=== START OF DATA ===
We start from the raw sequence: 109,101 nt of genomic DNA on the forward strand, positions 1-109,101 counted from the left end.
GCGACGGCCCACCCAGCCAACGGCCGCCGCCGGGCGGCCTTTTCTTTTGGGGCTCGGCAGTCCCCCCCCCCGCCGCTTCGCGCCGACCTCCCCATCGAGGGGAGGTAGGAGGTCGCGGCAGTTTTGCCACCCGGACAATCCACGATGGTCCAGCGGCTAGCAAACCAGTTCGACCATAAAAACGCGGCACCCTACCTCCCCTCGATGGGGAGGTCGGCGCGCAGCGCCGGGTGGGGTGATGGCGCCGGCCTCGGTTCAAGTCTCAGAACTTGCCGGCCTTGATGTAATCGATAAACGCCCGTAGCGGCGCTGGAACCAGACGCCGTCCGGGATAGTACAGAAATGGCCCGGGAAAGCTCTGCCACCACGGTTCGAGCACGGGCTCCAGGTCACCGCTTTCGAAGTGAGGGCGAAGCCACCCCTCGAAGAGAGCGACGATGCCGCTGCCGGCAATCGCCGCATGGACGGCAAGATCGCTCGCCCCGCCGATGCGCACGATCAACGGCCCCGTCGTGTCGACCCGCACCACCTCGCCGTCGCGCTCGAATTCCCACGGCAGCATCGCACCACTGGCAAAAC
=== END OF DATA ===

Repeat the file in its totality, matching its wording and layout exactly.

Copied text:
We start from the raw sequence: 109,101 nt of genomic DNA on the forward strand, positions 1-109,101 counted from the left end.
GCGACGGCCCACCCAGCCAACGGCCGCCGCCGGGCGGCCTTTTCTTTTGGGGCTCGGCAGTCCCCCCCCCCGCCGCTTCGCGCCGACCTCCCCATCGAGGGGAGGTAGGAGGTCGCGGCAGTTTTGCCACCCGGACAATCCACGATGGTCCAGCGGCTAGCAAACCAGTTCGACCATAAAAACGCGGCACCCTACCTCCCCTCGATGGGGAGGTCGGCGCGCAGCGCCGGGTGGGGTGATGGCGCCGGCCTCGGTTCAAGTCTCAGAACTTGCCGGCCTTGATGTAATCGATAAACGCCCGTAGCGGCGCTGGAACCAGACGCCGTCCGGGATAGTACAGAAATGGCCCGGGAAAGCTCTGCCACCACGGTTCGAGCACGGGCTCCAGGTCACCGCTTTCGAAGTGAGGGCGAAGCCACCCCTCGAAGAGAGCGACGATGCCGCTGCCGGCAATCGCCGCATGGACGGCAAGATCGCTCGCCCCGCCGATGCGCACGATCAACGGCCCCGTCGTGTCGACCCGCACCACCTCGCCGTCGCGCTCGAATTCCCACGGCAGCATCGCACCACTGGCAAAAC